"I don't exactly know what I'm going to do with the property yet," Agnellini said. "Beyond that, I have no comment."
Coking, who purchased the house for $20,000 in 1961, became a folk hero after turning down millions from Trump, who wanted her house for a limousine staging area for the Trump Plaza.
She had stood firm while Penthouse publisher Bob Guccione built an iron structure literally up and over her house. Perhaps most significant, Coking successfully resisted state efforts to take the property by eminent domain.
The winning bid came after about an hour of action in the parking lot separating Trump Plaza from the 29-room boardinghouse owned by Coking.
Some onlookers suggested that the home be preserved to honor Coking's fight; others, specifically Trump Plaza employees, hoped the winning bidder would also buy the casino, slated to close Sept. 16. (Unlikely, said Agnellini.)
The house had been listed for $995,000 for about a year. For a time Thursday, as auctioneer Oren Klein dipped his opening bid price below $200,000, it seemed nobody wanted to bid at all.
"It's a piece of history," he urged the group of potential bidders. "You're in the path of progress."
At another point he said, "This woman didn't fight for nothing. There is a lot of value here."
Indeed, the property sits tantalizingly close to the site of the new Bass Pro Shops and is one block from the Boardwalk.
Klein speculated that the owner of the property might eventually sell to whoever takes control of the Trump Plaza property.
Coking, 91, now lives in a retirement home in California. For decades, her refusal to sell helped define Atlantic City - a place where casinos were supposed to lead to an urban renaissance, but one that frequently called upon citizens to sacrifice in the name of further casino development. Many called her a hero. Others blamed Atlantic City's failings on the difficult climate created by holdouts like Coking.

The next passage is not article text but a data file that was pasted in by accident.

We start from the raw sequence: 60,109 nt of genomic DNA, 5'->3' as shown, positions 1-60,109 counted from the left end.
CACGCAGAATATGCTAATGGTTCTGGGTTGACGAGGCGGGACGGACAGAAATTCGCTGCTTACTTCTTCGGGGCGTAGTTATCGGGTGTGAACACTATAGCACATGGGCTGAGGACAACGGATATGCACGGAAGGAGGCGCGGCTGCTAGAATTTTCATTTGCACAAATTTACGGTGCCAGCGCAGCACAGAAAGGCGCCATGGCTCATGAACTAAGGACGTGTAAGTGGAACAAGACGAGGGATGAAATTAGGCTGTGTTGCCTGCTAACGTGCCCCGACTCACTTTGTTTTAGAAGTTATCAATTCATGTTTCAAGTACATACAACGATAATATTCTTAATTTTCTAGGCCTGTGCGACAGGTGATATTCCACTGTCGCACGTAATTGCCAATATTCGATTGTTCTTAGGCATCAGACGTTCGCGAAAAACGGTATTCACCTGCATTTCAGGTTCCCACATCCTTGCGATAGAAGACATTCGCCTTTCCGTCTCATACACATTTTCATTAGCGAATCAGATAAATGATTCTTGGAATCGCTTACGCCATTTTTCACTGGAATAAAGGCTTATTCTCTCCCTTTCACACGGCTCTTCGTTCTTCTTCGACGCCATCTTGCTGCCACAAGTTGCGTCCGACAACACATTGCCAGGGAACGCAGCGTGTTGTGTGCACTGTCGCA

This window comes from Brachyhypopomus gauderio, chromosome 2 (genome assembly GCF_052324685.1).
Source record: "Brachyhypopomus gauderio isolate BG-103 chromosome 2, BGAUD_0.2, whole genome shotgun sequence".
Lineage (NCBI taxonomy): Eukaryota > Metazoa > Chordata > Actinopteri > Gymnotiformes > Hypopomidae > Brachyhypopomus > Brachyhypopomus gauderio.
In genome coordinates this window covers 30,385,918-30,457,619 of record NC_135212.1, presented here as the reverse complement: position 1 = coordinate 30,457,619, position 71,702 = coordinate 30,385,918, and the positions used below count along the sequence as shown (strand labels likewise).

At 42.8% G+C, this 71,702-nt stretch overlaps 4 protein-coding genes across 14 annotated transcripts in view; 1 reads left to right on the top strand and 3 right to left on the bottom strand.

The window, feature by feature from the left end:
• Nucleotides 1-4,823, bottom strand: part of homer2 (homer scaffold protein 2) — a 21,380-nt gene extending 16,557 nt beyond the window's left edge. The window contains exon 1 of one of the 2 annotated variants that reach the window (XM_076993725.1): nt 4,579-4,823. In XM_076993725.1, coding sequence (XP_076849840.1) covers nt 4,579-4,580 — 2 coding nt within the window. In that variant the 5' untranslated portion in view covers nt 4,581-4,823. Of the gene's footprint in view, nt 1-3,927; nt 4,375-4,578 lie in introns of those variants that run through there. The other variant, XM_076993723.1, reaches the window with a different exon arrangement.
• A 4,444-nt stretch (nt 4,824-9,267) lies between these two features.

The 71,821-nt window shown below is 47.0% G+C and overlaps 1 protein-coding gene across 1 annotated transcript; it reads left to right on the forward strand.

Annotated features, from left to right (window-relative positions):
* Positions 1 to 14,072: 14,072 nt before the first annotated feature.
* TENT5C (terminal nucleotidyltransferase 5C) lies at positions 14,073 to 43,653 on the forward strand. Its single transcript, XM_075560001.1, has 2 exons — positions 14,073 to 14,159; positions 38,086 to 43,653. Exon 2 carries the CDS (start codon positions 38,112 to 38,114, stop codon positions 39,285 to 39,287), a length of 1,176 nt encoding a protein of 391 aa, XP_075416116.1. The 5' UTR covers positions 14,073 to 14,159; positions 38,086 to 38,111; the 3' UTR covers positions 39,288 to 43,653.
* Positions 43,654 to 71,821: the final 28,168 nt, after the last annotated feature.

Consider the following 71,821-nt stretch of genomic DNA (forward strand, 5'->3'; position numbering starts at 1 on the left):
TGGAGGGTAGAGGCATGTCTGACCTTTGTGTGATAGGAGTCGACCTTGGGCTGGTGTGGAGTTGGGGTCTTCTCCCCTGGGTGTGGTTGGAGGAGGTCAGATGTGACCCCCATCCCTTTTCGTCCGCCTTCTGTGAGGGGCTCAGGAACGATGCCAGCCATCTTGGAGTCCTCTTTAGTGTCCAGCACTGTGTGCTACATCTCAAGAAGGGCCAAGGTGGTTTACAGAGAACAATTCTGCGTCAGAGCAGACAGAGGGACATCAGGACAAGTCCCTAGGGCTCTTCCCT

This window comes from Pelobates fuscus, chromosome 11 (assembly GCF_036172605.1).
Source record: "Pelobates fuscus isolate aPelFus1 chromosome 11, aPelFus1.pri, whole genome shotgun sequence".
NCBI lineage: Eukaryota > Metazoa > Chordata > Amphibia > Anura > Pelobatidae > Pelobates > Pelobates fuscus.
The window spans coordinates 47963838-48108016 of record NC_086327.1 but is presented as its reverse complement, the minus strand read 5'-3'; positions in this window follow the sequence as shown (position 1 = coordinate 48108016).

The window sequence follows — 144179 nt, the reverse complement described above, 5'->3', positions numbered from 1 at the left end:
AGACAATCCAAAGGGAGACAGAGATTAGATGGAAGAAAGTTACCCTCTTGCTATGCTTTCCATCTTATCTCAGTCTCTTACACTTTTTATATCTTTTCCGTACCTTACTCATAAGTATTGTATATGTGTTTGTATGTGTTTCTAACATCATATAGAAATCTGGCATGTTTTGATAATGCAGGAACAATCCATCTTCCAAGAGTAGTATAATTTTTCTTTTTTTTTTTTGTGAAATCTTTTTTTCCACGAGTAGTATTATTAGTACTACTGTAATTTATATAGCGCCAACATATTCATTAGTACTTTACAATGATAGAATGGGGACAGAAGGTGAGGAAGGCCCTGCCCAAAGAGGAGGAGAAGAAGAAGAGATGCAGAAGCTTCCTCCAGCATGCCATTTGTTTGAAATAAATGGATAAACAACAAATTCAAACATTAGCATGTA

The sale price nearly matched the property's assessed value of $580,000, but fell far short of the asking price of $995,000, and was a fraction of Trump's alleged offers from years before.
Among the losing bidders was a contractor from Hammonton who said he was also trying to buy the tower of Trump Plaza, and Ned Sakhai of New York, who said he wanted to turn the property into a go-go bar.
Members of the family listened in on the phone to the auction and approved an opening bid of $175,000, below the stated minimum bid of $199,000. They did not respond to efforts to contact them.
Trump said this week that there was no convincing Coking.
"She could have lived happily ever after in Palm Beach, Fla.; instead, she was an impossible person to deal with," Trump told the Associated Press.
In addition to millions of dollars, Trump said, he had offered Coking housing for the rest of her life in one of his properties.
But Coking never wanted to sell. Her family has said it was never about the money. She simply wanted to remain in the home she had bought with her husband.
The auction attracted a small gathering of onlookers, including several employees of Trump Plaza, a once-dominant casino now scheduled to close Sept. 16. It presages next week's high-profile auction of the Revel casino and hotel, also expected to sell at a deep discount.
Lois Chiles, visiting from New Haven, Conn., said the home was historic and should remain as a tribute to Coking. "She's a model," she said. "She stood her ground."
The Casino Reinvestment Development Authority spent five years trying to force Coking to relinquish the property through eminent domain. A judge ultimately sided with Coking.
Glenn Zeitz, the attorney who represented Coking in the eminent-domain case, said her fight set an important precedent for New Jersey homeowners.
"She's a heroine," he said Thursday. Any public officials who think she obstructed development in Atlantic City, he said, should "look in the mirror."
"They had an opportunity that was squandered," Zeitz said. "That's really what happened. Imagine what they'd done if they'd really reinvested in the city. It's a shame."
BY THE NUMBERS
What Vera Coking and her husband paid for the 29-room boardinghouse
Amount Donald Trump offered
as recently as several